Only I can decide how helpful I wish to be. And even why I’m doing some of these things. I have to shake them off. Sometimes I’ve found I wasn’t as helpful as I thought I was. Left alone, that person could have done it themselves. I have to make my decisions based on my needs also.

I’m doing this for me. Those around me are going to scream and cry and throw a tantrum. They might accuse me of being selfish. Of not caring. Because I’m rocking their world. It doesn’t mean I’m selfish or inconsiderate. It’s just their words trying to hurt me. It’s done out of fear on their part and it isn’t an objective critique.

considerate (kənˈsɪdərɪt)
— adj
1. thoughtful towards other people; kind
2. rare carefully thought out; considered

Collins English Dictionary – Complete & Unabridged 10th Edition

Limitations, Boundaries, and those cute Picket Fences

mskittyshoulderSometimes when I’m in the bathroom my cat will sit on the floor and stare at me. It’s annoying. You may ask why I don’t lock her out. I feel guilty. She is home alone all day so I feel I shouldn’t limit my time with her. So I resent her stare.

Games we play

This is the game we play and you may recognize it. She stares and I feel guilty. I pet her and allow her to rub around my legs, until. There’s only so much I can take with all that attention. We both mean well.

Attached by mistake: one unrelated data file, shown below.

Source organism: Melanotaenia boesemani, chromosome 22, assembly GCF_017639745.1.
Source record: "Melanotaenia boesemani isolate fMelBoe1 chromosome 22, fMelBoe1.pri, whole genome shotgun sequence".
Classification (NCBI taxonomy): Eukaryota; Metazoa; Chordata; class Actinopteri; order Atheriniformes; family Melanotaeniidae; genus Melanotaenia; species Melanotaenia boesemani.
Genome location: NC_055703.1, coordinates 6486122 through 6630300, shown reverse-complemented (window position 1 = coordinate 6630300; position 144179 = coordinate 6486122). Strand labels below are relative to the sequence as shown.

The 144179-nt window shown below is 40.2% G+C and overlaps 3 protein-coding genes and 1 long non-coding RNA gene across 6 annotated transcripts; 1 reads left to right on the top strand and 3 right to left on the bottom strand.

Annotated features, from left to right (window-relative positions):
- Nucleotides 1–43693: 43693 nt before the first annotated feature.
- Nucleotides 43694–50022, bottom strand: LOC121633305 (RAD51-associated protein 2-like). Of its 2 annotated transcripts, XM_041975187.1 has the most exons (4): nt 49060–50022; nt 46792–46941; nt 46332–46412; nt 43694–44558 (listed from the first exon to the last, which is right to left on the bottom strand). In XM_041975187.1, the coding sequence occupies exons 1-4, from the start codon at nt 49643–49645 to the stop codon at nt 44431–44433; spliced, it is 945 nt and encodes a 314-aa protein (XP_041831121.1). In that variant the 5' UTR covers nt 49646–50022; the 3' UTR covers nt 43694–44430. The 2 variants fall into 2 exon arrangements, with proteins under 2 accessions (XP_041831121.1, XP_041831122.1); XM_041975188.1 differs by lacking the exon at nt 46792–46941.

The funny thing about it is, when I am with her overextended vacations, she still meows when she doesn’t see me in the room with her. If I step outside to take out the trash or go run an errand, it’s no different. She still wants the same amount of attention as she did when I’m only home for a few hours. So in my great reasoning, I don’t think it’s because she misses me.
I read somewhere that a cat’s memory is only a few minutes. She doesn’t know how long I’ve been gone.

This guilt I feel is just empty guilt. I am projecting how I would feel in her shoes (paws).  So why am I feeling so miserable? What do I really want? I like it when we snuggle up on the couch together. I like it when she greets me in the morning. Even when I come home. The time when I’m in the bathroom and she’s staring at me is my fault. I let it happen. If I really want to be alone at that time I need to close the door. A simple thing really.

picket fence
picket fence (Photo credit: Wikipedia)

How often do we do this? We yell at people unnecessarily instead of metaphorically and physically closing the door. Have you ever told someone “Yes, I’ll do that for you,” when really you feel like vomiting at the thought of doing it? We go along with things when we have other plans. We say yes to their idea even when we disagree. It’s not necessary. We think we’re being kind. All we’re really doing is building up a reason to hate someone who we would normally love. That’s what resentment does. It builds a wall of hate. Get enough resentment built up and what happens? We yell. We scream. We blame. We walk away in anger. Is this what we want? Is it inevitable?